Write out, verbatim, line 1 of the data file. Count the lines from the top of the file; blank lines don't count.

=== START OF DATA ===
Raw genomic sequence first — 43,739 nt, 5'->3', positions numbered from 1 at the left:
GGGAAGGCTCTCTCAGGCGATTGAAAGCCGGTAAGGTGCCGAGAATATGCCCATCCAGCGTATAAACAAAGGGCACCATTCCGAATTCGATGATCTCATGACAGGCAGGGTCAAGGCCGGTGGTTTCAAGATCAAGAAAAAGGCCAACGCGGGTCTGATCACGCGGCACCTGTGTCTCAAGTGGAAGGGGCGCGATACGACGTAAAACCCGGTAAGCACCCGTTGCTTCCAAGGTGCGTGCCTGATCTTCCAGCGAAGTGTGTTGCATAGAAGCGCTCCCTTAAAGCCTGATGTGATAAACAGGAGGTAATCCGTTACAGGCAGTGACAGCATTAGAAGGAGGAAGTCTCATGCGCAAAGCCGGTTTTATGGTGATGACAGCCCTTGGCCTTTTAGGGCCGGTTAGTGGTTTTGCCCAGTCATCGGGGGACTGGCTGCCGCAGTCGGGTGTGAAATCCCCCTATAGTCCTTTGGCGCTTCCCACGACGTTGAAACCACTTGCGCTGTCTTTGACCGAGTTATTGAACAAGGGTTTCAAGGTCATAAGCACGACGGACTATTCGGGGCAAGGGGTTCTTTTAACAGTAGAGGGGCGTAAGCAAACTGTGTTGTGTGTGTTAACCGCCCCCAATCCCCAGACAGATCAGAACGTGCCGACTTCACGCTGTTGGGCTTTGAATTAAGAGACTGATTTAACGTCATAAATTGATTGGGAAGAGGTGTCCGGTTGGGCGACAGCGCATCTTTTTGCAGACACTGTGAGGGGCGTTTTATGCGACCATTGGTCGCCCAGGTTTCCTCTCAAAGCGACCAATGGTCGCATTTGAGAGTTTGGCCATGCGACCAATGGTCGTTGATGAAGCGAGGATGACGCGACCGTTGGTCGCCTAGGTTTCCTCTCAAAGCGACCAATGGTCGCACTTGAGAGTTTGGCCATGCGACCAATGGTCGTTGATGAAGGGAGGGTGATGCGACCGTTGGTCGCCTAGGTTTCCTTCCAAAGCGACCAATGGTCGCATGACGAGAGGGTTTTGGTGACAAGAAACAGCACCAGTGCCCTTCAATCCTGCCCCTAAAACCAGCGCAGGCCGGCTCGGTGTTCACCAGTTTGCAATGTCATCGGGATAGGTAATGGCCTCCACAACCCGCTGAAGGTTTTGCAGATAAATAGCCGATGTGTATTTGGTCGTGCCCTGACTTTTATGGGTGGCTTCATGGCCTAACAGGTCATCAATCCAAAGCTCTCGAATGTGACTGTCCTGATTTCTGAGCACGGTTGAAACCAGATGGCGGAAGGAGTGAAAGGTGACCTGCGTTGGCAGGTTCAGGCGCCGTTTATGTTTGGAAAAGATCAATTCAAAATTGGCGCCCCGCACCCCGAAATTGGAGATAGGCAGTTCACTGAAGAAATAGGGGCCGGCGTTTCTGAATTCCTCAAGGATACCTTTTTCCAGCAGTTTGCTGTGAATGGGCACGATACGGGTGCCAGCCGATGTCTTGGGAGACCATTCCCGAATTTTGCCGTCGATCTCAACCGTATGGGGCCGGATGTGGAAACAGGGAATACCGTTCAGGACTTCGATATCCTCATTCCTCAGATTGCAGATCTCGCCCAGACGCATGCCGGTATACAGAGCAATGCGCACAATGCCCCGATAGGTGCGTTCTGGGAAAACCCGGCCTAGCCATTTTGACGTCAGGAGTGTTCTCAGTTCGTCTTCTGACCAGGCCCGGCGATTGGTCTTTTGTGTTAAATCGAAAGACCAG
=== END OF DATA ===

Raw genomic sequence first — 43,739 nt, 5'->3', positions numbered from 1 at the left: